The Indian Air Force Chief, Air Chief Marshal V.R. Chaudhari recently discussed the possibility of a “short and swift war”. He said, “In the IAF, there would be a need for us to prepare for short, swift wars as well as be ready for a long-drawn standoff akin to what we are seeing in eastern Ladakh.”

On its own, the statement does not ring any alarm bells as service chiefs routinely talk about the contours of future warfare in their regular addresses. However, in a span of just ten days, his statement was followed by threats from authoritative segments of the Indian government at a time when Pakistan finds itself in the grip of political turmoil. The chain of inflammatory and derogatory statements began with the Defence Minister of India, Rajnath Singh, who said, “India will not hesitate to cross border if terrorists target country from outside.” To add to his sentiments General Manoj Pande, Indian Army Chief, declared that “Narco-terror nexus is being pushed from Pakistan side, Army ready to counter any hybrid threats” and finally Amit Shah, the Home Minister of India, came with his characteristic diatribe by claiming “Pakistan k ghar ma ghuss k marain gy.” (“We will intrude and beat them inside Pakistan.”)

These statements could be interpreted in several ways given the uncertainty at the global and regional level; however, I would restrict myself to the implications of the IAF Chief’s remarks about a short and swift war. The concept of such a war has become a popular plausible objective since the nuclearisation of India and Pakistan. Its objectives can only be achieved by air power because of its speed, reach and extraordinary power of destruction achieved through accurate long-range air delivered heavy loads that cannot be matched by any other service. While air forces around the world are fully cognisant of the implications of swift wars between two operationally well-prepared adversaries, however, the gravity of consequences have yet to be seriously weighed beyond air force circles. In a short and swift war, all resources of the fighting air forces on both sides would be put at the disposal of the respective commanders who would employ them in a most aggressive way to inflict extreme pain on the enemy considering the brief time at their disposal before escalation reaches intolerable limits.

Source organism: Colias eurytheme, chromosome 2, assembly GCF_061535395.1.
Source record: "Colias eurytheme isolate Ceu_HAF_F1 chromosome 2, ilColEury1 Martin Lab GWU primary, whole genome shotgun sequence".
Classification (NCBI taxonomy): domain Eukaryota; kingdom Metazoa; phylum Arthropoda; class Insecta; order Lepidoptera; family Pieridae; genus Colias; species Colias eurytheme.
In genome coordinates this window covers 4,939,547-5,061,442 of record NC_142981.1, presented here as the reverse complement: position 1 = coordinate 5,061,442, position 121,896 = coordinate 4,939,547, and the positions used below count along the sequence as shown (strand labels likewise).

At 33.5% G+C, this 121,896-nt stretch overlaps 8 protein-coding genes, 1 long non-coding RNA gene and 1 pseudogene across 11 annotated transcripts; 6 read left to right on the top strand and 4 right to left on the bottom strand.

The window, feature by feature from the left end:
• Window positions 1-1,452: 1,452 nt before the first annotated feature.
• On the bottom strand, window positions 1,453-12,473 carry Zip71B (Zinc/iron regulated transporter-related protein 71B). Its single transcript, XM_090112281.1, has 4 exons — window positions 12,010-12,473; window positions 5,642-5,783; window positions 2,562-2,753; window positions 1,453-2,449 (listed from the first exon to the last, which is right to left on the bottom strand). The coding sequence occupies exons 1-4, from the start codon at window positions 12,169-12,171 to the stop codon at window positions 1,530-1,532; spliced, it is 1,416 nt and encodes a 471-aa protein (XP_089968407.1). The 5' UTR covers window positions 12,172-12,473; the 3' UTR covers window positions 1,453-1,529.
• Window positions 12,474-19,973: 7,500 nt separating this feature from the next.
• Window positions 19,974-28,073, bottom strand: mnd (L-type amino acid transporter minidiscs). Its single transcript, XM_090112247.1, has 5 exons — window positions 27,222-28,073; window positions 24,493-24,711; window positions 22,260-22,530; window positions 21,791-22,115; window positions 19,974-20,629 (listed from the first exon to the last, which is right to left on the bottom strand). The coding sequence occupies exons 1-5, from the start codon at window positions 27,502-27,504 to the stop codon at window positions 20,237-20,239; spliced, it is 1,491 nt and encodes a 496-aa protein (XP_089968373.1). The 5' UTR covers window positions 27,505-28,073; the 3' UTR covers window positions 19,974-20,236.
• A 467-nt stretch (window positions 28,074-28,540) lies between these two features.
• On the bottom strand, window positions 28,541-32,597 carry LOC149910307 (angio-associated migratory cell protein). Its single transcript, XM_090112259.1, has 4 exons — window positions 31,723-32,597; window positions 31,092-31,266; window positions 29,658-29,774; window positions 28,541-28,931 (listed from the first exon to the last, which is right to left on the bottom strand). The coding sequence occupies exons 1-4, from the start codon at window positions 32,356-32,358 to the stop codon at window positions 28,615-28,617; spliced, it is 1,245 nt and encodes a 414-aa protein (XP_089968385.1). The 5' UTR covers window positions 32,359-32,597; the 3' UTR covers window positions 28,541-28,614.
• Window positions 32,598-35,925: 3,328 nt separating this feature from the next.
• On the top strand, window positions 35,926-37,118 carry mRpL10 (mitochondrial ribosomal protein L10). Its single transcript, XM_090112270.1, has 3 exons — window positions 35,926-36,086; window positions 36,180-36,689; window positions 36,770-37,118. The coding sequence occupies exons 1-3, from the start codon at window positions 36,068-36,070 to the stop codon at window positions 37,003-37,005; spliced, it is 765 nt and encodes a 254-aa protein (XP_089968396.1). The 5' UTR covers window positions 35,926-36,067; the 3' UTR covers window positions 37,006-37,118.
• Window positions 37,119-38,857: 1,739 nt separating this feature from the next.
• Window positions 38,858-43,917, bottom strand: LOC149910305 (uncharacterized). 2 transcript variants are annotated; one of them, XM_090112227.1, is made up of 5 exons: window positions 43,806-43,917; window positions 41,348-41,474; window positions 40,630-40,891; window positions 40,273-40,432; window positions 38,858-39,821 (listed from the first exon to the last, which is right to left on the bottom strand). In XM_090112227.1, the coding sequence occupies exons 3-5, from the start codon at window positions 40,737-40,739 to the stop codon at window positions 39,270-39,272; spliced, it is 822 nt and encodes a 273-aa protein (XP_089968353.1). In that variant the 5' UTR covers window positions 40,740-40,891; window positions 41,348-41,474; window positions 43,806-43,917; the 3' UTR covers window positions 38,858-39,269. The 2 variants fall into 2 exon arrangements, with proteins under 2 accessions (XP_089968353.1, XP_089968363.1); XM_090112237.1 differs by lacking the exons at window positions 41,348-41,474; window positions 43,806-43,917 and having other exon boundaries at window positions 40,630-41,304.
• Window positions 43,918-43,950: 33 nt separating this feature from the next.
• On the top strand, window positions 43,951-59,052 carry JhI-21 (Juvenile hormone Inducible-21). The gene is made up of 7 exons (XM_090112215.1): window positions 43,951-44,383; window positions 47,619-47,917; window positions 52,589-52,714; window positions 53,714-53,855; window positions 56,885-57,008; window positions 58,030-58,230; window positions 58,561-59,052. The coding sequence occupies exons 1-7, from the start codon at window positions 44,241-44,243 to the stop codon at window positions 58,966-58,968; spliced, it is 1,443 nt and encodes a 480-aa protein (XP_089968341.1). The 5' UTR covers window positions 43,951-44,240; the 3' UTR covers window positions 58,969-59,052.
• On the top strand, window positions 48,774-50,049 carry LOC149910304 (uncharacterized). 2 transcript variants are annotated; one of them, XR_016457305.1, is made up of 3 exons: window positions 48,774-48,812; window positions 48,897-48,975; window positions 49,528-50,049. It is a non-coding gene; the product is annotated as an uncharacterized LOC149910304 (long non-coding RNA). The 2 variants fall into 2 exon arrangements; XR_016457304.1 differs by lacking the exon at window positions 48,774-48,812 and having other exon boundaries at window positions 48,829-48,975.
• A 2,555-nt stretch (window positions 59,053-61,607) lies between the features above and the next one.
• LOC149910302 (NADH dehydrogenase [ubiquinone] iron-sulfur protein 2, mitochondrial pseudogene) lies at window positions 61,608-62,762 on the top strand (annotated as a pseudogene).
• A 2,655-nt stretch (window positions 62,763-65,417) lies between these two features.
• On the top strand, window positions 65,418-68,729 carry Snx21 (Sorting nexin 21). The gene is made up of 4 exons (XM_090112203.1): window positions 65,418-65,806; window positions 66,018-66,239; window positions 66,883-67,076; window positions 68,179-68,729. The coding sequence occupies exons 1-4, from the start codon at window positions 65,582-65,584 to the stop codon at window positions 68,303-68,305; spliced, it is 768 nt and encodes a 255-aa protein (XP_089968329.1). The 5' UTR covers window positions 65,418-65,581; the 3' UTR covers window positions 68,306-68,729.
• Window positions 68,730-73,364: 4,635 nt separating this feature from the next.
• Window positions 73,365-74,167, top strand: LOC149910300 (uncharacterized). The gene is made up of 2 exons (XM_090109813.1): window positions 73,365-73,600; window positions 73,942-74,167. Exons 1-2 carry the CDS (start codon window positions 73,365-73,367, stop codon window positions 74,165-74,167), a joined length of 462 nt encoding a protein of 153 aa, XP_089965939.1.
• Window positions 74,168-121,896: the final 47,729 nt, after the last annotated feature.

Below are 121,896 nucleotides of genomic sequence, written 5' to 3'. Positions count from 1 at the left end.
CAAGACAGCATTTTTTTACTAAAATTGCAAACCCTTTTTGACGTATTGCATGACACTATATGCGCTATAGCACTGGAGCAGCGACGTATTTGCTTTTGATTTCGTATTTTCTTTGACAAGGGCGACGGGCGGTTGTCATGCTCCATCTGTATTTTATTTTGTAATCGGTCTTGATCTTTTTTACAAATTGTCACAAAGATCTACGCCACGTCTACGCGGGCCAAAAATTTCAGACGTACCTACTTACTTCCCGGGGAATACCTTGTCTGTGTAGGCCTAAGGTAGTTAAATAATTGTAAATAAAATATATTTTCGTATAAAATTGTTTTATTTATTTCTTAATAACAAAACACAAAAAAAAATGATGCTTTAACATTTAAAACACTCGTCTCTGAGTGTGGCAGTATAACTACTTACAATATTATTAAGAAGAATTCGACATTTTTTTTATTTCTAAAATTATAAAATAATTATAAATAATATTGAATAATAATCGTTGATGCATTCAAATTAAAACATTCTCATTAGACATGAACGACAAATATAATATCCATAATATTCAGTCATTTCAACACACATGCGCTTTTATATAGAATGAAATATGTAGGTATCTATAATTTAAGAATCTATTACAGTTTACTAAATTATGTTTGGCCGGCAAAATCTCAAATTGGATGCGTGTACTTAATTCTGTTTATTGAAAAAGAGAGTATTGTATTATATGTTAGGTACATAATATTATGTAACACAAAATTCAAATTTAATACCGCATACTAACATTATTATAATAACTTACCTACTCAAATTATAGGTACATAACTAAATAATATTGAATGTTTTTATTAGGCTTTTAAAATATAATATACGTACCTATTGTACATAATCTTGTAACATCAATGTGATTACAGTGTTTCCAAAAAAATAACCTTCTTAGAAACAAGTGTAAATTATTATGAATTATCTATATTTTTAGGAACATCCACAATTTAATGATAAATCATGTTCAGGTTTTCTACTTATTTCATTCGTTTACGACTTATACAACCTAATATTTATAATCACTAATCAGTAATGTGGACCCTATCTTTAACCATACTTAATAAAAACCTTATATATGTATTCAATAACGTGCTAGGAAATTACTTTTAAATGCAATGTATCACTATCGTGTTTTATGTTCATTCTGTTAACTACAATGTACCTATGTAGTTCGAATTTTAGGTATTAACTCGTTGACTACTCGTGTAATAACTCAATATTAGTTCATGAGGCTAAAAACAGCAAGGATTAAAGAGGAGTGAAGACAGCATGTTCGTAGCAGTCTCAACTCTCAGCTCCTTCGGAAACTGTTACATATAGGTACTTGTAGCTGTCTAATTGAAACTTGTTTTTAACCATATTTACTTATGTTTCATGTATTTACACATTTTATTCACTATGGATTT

The astounding vertical developments and proliferation of technologies and weapons systems has expanded exponentially at the cost of human lives and the horrific images emanating from the Middle East, Yemen and Ukraine speak volumes about the destruction caused by a single air attack. It is mainly the civilian population who pay the price of such devastation.

Although treaties ban certain conventional weapons, but recent wars have seen those inventories popping out of bomb dumps. The city of Sa’ada which was heavily hit by airstrikes during the conflict in Yemen in 2015; and the latest US drone attack that killed innocent children are just a few examples out of numerous in the past two decades. Air Force Commanders having the above-mentioned weapons at their disposal and a resolve to inflict maximum damage in a short and swift war would generate, round the clock, huge raids of loaded aircraft and drones/UAVs on hard as well as soft targets. Cruise missiles would reach deep targets that were otherwise considered safe due to depth in defence. Armed drones would impair military/high value industrial targets. Most industrial units in the closer belt and some major industries in the depth would be razed to the ground. Experience from Kosovo and the Gulf War tells us that electric grid stations are key targets to disrupt electric supplies, which would in turn make life dysfunctional. Railway stations and goods trains would be furiously attacked to disrupt supplies. Bridges, that take years to build, would cease to exist in a matter of very short time. They remain the most attractive targets to impede the advance of ground forces. Ordnance and defence related manufacturing factories would attract the attention of the opposing air force to cripple the targeted state’s capability for decades to come.

All this is not a figment of imagination. It is an attainable task for any professional air force in a very short time and the world has witnessed these in recent wars. The only difference this time, compared to one-sided Gulf wars, is the fierce fight to gain control of air, which would come at the cost of attrition of opposing air forces.

The writer is Deputy President, the Centre for Aerospace & Security Studies, Lahore.

It is easy to start a war, but exceedingly difficult to stop one.